Grid Corrections — How the Spherical Figure of the Earth Affects Land Partitioning

Some countries decided to partition their territories into a rectangular or square grid. But the Earth is spherical, and it is not possible to divide a spherical surface into a perfect rectangular grid while maintaining the perfect angles, distances, and areas.

To solve this problem, land surveyors implemented grid corrections. Every certain distance, parts of the grid are shifted away from each other. Therefore, an equal area in each division is maintained as much as possible by giving up an entirely lined up grid.

If the Earth is flat, it is not necessary to have this compromise. It would be possible to divide the land into a perfect square grid system.

In 1785, Thomas Jefferson suggested a grid system based on the rectangle as a response to what he believed to be a confusing survey system already in use. It divided lands into square units, bounded by lines running east and west, and meridians running north and south.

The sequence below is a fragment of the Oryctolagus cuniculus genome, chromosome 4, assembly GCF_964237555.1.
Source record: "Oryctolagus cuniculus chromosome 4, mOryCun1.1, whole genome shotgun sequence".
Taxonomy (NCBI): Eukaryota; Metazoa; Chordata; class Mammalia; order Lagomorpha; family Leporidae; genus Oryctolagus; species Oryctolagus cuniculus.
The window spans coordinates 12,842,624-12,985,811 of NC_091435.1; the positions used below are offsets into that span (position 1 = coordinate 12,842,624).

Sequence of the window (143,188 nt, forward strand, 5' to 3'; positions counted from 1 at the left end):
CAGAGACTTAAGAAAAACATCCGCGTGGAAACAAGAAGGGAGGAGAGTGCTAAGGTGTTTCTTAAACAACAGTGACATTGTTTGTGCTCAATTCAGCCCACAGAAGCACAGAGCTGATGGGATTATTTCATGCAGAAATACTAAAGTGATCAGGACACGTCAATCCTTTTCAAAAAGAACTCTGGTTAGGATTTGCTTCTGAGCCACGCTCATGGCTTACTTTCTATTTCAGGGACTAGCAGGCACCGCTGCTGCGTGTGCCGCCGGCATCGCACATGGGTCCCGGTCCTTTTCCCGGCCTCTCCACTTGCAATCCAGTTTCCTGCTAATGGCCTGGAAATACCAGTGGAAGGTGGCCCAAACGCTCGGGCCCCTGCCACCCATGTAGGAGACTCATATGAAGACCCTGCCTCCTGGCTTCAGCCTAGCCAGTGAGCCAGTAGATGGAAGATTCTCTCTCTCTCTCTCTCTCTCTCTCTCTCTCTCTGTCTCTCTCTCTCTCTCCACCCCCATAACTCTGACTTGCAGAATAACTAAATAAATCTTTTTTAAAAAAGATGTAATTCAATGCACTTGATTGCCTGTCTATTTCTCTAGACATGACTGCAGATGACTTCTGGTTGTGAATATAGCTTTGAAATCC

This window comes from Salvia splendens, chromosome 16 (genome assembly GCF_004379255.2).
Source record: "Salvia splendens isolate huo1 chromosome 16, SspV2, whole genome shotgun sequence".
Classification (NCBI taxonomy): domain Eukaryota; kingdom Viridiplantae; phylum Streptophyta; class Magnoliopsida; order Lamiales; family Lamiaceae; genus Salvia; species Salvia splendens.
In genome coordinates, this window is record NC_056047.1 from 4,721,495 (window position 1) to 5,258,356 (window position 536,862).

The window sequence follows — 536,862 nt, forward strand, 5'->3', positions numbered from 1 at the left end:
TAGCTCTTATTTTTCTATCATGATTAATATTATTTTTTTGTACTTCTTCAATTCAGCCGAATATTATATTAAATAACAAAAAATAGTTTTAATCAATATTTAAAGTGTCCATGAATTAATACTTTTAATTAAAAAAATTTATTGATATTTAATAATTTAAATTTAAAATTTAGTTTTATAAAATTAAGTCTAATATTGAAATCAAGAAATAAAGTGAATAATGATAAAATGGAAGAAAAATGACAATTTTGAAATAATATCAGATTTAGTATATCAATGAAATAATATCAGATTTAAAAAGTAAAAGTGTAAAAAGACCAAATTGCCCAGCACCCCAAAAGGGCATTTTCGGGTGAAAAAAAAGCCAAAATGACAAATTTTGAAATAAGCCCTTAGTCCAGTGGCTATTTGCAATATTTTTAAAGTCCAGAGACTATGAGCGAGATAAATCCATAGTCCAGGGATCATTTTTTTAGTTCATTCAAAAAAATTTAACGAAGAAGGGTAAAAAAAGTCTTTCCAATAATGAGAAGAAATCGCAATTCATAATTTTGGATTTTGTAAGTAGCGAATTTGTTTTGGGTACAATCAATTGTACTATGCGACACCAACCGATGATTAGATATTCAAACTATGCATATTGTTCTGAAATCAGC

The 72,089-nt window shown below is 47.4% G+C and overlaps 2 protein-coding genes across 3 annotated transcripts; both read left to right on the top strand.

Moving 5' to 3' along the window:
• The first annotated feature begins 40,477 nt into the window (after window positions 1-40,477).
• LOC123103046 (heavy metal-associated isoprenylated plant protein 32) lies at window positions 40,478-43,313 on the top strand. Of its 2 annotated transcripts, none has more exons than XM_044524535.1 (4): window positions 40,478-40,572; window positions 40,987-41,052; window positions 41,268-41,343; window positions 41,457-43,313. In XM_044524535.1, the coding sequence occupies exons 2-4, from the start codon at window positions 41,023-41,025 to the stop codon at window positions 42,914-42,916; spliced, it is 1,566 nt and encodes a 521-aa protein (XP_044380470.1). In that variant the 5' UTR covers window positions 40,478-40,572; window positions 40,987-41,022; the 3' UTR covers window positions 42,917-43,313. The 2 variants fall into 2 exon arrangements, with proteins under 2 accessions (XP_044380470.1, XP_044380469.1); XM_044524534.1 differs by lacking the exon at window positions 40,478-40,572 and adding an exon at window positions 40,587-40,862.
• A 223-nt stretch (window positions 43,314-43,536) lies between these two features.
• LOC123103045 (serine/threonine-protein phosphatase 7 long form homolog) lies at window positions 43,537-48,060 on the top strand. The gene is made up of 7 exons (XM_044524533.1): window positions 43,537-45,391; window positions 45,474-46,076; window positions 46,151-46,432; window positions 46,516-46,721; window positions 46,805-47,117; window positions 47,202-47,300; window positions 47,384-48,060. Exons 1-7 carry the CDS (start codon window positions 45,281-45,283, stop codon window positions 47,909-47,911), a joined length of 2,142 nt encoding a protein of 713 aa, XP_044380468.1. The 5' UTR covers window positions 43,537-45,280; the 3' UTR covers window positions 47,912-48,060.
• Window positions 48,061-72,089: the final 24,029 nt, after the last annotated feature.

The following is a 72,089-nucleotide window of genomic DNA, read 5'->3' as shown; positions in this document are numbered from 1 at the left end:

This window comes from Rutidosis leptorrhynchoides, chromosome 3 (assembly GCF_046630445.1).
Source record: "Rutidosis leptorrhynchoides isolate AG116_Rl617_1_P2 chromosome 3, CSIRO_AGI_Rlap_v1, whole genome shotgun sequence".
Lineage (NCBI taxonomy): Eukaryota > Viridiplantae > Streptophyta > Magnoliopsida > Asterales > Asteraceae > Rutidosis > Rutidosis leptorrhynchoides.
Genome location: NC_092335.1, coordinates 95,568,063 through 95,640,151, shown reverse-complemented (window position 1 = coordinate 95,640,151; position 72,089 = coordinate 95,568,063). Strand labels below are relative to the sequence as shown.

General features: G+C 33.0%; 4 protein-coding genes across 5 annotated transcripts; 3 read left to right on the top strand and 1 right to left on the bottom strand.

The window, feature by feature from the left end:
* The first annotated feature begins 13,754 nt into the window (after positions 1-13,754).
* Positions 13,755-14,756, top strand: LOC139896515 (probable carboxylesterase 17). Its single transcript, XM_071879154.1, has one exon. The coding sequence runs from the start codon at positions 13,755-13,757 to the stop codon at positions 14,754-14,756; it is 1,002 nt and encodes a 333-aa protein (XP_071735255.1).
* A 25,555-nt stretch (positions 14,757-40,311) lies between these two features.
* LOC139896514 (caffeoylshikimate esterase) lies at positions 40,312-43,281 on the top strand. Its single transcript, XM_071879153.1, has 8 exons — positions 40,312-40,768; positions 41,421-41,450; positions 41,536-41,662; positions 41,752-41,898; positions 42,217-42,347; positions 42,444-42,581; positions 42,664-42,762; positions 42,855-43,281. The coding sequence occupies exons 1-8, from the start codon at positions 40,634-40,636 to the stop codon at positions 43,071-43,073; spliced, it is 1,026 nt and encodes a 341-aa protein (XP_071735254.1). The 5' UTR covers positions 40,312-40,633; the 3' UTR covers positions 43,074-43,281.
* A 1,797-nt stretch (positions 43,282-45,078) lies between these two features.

Because the Earth is a sphere, the meridians converge towards the north pole. And the same distance running east-west starting from the same latitude does not necessarily end up in the same longitude.

In the United States, they shifted the grid every 24 miles to account for the distortion. Because of these grid corrections, roads running north-south are not entirely lined up. At many points, the road comes to an abrupt halt, requiring a quick zigzag to continue on the same road.

If the Earth is flat, then it would be possible to divide up the land into a perfect square grid without any distortions, and we wouldn’t have these quick zigzags today.